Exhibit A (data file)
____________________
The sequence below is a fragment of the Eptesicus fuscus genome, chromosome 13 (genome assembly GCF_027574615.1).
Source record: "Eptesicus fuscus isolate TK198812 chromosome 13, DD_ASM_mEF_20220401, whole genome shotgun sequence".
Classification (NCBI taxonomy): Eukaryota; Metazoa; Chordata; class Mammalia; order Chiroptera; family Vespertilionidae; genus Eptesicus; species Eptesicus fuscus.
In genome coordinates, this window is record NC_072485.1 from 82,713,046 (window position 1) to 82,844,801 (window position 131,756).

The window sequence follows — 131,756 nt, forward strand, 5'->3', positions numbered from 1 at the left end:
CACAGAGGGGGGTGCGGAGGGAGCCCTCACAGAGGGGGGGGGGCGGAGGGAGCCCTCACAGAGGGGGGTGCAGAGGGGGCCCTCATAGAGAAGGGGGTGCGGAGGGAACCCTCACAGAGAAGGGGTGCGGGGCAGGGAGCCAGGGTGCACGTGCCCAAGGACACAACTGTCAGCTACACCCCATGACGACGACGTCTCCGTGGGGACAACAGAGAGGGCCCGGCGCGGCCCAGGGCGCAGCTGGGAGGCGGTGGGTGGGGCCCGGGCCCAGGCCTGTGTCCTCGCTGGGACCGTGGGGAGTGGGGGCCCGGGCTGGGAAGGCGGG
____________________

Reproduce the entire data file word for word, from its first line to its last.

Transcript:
The sequence below is a fragment of the Eptesicus fuscus genome, chromosome 13 (genome assembly GCF_027574615.1).
Source record: "Eptesicus fuscus isolate TK198812 chromosome 13, DD_ASM_mEF_20220401, whole genome shotgun sequence".
Classification (NCBI taxonomy): Eukaryota; Metazoa; Chordata; class Mammalia; order Chiroptera; family Vespertilionidae; genus Eptesicus; species Eptesicus fuscus.
In genome coordinates, this window is record NC_072485.1 from 82,713,046 (window position 1) to 82,844,801 (window position 131,756).

The window sequence follows — 131,756 nt, forward strand, 5'->3', positions numbered from 1 at the left end:
CACAGAGGGGGGTGCGGAGGGAGCCCTCACAGAGGGGGGGGGGCGGAGGGAGCCCTCACAGAGGGGGGTGCAGAGGGGGCCCTCATAGAGAAGGGGGTGCGGAGGGAACCCTCACAGAGAAGGGGTGCGGGGCAGGGAGCCAGGGTGCACGTGCCCAAGGACACAACTGTCAGCTACACCCCATGACGACGACGTCTCCGTGGGGACAACAGAGAGGGCCCGGCGCGGCCCAGGGCGCAGCTGGGAGGCGGTGGGTGGGGCCCGGGCCCAGGCCTGTGTCCTCGCTGGGACCGTGGGGAGTGGGGGCCCGGGCTGGGAAGGCGGG